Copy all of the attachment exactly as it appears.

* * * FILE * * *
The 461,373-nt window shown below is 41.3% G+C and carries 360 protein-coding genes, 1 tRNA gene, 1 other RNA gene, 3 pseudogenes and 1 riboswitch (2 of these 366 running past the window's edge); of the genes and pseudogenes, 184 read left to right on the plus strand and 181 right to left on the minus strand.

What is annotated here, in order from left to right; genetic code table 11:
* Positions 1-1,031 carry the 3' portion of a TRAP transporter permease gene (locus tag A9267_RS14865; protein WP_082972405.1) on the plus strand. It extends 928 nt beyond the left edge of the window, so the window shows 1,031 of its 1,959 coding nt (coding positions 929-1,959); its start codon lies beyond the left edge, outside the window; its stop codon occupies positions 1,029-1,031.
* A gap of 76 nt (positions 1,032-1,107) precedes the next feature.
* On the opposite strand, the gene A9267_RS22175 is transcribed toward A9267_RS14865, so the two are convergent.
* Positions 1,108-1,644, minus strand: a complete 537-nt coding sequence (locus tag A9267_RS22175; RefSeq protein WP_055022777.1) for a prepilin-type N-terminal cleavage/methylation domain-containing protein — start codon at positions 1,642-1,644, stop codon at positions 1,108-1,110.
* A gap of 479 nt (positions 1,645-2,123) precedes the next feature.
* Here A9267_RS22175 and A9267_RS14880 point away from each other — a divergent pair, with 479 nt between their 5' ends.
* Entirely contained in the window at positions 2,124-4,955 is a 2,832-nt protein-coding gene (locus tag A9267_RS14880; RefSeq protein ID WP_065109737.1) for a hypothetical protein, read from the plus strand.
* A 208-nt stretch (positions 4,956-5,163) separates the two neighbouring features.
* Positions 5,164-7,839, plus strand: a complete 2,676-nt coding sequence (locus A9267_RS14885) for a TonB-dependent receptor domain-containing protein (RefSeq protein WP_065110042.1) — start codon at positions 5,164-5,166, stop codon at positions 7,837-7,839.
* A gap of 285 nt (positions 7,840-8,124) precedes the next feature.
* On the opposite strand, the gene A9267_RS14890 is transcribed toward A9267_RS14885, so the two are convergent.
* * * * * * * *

The 461,373-nt window shown below is 41.3% G+C and carries 360 protein-coding genes, 1 tRNA gene, 1 other RNA gene, 3 pseudogenes and 1 riboswitch (2 of these 366 running past the window's edge); of the genes and pseudogenes, 184 read left to right on the plus strand and 181 right to left on the minus strand.

What is annotated here, in order from left to right; genetic code table 11:
* Positions 1-1,031 carry the 3' portion of a TRAP transporter permease gene (locus tag A9267_RS14865; protein WP_082972405.1) on the plus strand. It extends 928 nt beyond the left edge of the window, so the window shows 1,031 of its 1,959 coding nt (coding positions 929-1,959); its start codon lies beyond the left edge, outside the window; its stop codon occupies positions 1,029-1,031.
* A gap of 76 nt (positions 1,032-1,107) precedes the next feature.
* On the opposite strand, the gene A9267_RS22175 is transcribed toward A9267_RS14865, so the two are convergent.
* Positions 1,108-1,644, minus strand: a complete 537-nt coding sequence (locus tag A9267_RS22175; RefSeq protein WP_055022777.1) for a prepilin-type N-terminal cleavage/methylation domain-containing protein — start codon at positions 1,642-1,644, stop codon at positions 1,108-1,110.
* A gap of 479 nt (positions 1,645-2,123) precedes the next feature.
* Here A9267_RS22175 and A9267_RS14880 point away from each other — a divergent pair, with 479 nt between their 5' ends.
* Entirely contained in the window at positions 2,124-4,955 is a 2,832-nt protein-coding gene (locus tag A9267_RS14880; RefSeq protein ID WP_065109737.1) for a hypothetical protein, read from the plus strand.
* A 208-nt stretch (positions 4,956-5,163) separates the two neighbouring features.
* Positions 5,164-7,839, plus strand: a complete 2,676-nt coding sequence (locus A9267_RS14885) for a TonB-dependent receptor domain-containing protein (RefSeq protein WP_065110042.1) — start codon at positions 5,164-5,166, stop codon at positions 7,837-7,839.
* A gap of 285 nt (positions 7,840-8,124) precedes the next feature.
* On the opposite strand, the gene A9267_RS14890 is transcribed toward A9267_RS14885, so the two are convergent.